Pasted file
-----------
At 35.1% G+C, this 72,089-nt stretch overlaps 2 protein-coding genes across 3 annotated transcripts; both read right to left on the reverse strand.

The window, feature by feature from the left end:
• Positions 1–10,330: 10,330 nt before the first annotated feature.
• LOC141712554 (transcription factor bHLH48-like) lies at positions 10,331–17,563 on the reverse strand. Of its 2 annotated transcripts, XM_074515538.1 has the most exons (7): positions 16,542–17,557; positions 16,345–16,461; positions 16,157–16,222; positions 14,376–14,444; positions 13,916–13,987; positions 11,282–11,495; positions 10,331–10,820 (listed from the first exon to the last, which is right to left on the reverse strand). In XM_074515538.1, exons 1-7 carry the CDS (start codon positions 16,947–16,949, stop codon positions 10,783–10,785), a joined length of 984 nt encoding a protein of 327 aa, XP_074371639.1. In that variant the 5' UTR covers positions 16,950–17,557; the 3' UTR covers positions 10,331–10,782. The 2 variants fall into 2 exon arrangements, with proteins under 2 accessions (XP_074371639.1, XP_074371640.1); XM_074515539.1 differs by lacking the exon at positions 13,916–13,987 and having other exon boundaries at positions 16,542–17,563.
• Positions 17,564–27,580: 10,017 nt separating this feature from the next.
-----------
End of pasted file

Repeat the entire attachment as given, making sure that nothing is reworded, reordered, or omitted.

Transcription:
At 35.1% G+C, this 72,089-nt stretch overlaps 2 protein-coding genes across 3 annotated transcripts; both read right to left on the reverse strand.

The window, feature by feature from the left end:
• Positions 1–10,330: 10,330 nt before the first annotated feature.
• LOC141712554 (transcription factor bHLH48-like) lies at positions 10,331–17,563 on the reverse strand. Of its 2 annotated transcripts, XM_074515538.1 has the most exons (7): positions 16,542–17,557; positions 16,345–16,461; positions 16,157–16,222; positions 14,376–14,444; positions 13,916–13,987; positions 11,282–11,495; positions 10,331–10,820 (listed from the first exon to the last, which is right to left on the reverse strand). In XM_074515538.1, exons 1-7 carry the CDS (start codon positions 16,947–16,949, stop codon positions 10,783–10,785), a joined length of 984 nt encoding a protein of 327 aa, XP_074371639.1. In that variant the 5' UTR covers positions 16,950–17,557; the 3' UTR covers positions 10,331–10,782. The 2 variants fall into 2 exon arrangements, with proteins under 2 accessions (XP_074371639.1, XP_074371640.1); XM_074515539.1 differs by lacking the exon at positions 13,916–13,987 and having other exon boundaries at positions 16,542–17,563.
• Positions 17,564–27,580: 10,017 nt separating this feature from the next.